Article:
Renting vs. Owning
The Coronavirus has had a massive impact on the U.S. housing market. For homeowners, today’s home mortgage interest rates are the lowest they’ve been in decades and are favorable to new home buyers or anyone wanting to refinance their current mortgage.
Below we review some of the basics pros and cons of homeownership vs. renting.
Advantages to Homeownership
For some people, owning a home represents the American Dream. It’s a sense of establishing roots, pride in ownership, community belonging, stability and security. You have the freedom to customize the home and landscaping. You also have the opportunity to save and grow your net worth if your equity increases.
FYI: Equity is the difference between the amount the house is worth and the money you put into it. You build equity as you pay off your mortgage, but you could lose equity if the price of the house declines.
Downsides to Homeownership
The first obstacle is the 10 – 20 percent home down payment. Some home loan programs offer as low as 3.5 percent, but even with today’s rates those can be hard to qualify for. Home down payments are a big opportunity cost and potential homeowners would rather use the money to finance a new business, go back to school, or upgrade their car.
A large down payment also means less flexibility if you need to move. You will also have some additional expenses, including home closing costs, daily maintenance, property taxes, special assessments, utilities and, hazard and homeowners insurance, HOA fees if you buy a condo.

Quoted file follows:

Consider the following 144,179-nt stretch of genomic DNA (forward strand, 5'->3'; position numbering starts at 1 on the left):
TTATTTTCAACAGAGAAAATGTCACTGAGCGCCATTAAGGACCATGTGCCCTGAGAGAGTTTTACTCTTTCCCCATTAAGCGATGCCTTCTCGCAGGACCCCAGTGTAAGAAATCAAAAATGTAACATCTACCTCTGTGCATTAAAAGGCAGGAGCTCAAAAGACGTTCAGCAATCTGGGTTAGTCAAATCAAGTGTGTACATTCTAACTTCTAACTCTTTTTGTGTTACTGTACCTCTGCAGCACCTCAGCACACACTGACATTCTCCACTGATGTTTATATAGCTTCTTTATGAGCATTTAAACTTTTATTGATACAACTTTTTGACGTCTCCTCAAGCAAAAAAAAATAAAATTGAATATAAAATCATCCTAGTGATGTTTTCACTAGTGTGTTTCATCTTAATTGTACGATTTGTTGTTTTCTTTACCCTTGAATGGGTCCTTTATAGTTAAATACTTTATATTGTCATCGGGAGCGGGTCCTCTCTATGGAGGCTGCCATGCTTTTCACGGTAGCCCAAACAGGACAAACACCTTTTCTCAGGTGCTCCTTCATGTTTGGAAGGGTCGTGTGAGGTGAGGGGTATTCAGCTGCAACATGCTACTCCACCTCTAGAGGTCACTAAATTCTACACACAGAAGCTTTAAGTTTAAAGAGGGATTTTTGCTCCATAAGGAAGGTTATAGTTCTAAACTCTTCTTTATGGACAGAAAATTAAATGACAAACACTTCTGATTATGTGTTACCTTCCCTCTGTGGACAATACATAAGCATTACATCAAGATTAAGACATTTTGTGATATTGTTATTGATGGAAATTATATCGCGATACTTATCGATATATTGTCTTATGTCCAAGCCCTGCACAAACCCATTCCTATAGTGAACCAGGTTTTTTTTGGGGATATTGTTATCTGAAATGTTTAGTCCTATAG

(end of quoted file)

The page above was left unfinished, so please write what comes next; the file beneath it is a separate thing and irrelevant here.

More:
HOA = homeowners association which is common in high-end neighborhoods. The HOA is an annual or monthly fee which helps pays for neighborhood upkeep such as fences, forestry, trails, ponds, etc.
What about renting?
Not having enough money for a down payment is the biggest reason people choose to rent.
The second reason is flexibility. If you want to move, you have the freedom (assuming your lease is up) to relocate without the burden of leaving a home and a mortgage behind. You won’t have the responsibility of maintaining the property, and the landlord will cover most home repair costs.
Renting also leaves the uncertainty of relying on the landlord for repairs. There are no tax benefits to renting and no opportunity to build equity. Another crucial factor is that you have no control over rent increases. This changes, depending on your local market, but is generally 2-9% (per year). You could also risk eviction if the unexpected happens.
Should you buy or rent?
In today’s market, most financial advisors would advise you to purchase a home if you afford a 10 to 20 percent down payment. Interest rates are at an all-time low.
Even if your mortgage is more than your rent, with tax benefits the overall monthly price can be similar (but it is a change in cash flow throughout the year). If you own, it’s best to set aside money in an account for anticipated repairs and other home owning expenses.
A common rule of thumb is to ask yourself, ” Do I plan on being in the same home for 5 years or more?” If the answer is yes, it’s advised is that you should buy a home, instead of renting.
Everyone’s financial situation is different so there’s no catch-all answer for this.
There are multiple mortgage calculators online that will help you assess the cost of owning vs. renting. Play with the numbers so you can make a more informed decision about what is right for you.
Guest post by MortgageWiki.org.